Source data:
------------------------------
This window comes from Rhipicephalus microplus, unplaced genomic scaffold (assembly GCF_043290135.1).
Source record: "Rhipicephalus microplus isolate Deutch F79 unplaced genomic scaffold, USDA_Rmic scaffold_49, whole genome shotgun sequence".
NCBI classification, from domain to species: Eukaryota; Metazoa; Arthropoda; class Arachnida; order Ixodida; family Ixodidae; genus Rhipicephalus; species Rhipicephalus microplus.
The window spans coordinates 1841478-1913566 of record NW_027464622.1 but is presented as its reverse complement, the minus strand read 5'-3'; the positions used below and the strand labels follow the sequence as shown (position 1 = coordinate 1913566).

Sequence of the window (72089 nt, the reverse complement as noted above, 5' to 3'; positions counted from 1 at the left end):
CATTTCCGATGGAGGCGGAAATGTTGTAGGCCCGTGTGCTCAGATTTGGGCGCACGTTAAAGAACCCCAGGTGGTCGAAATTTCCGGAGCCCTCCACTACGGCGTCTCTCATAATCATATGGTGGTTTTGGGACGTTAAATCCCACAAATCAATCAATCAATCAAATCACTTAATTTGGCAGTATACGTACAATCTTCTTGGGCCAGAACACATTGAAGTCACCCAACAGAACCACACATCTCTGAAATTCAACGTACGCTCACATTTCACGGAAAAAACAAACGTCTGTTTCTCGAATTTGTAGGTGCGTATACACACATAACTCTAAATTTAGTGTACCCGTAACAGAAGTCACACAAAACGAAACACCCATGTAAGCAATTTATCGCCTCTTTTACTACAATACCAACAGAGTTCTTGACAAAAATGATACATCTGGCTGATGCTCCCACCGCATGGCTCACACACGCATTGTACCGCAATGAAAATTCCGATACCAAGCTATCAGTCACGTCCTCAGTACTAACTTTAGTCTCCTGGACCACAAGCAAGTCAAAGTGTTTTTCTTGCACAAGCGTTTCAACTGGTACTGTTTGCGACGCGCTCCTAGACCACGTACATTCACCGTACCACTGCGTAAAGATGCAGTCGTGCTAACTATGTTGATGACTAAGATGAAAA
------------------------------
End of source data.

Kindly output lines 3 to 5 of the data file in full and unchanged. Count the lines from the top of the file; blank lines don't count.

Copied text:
NCBI classification, from domain to species: Eukaryota; Metazoa; Arthropoda; class Arachnida; order Ixodida; family Ixodidae; genus Rhipicephalus; species Rhipicephalus microplus.
The window spans coordinates 1841478-1913566 of record NW_027464622.1 but is presented as its reverse complement, the minus strand read 5'-3'; the positions used below and the strand labels follow the sequence as shown (position 1 = coordinate 1913566).

Sequence of the window (72089 nt, the reverse complement as noted above, 5' to 3'; positions counted from 1 at the left end):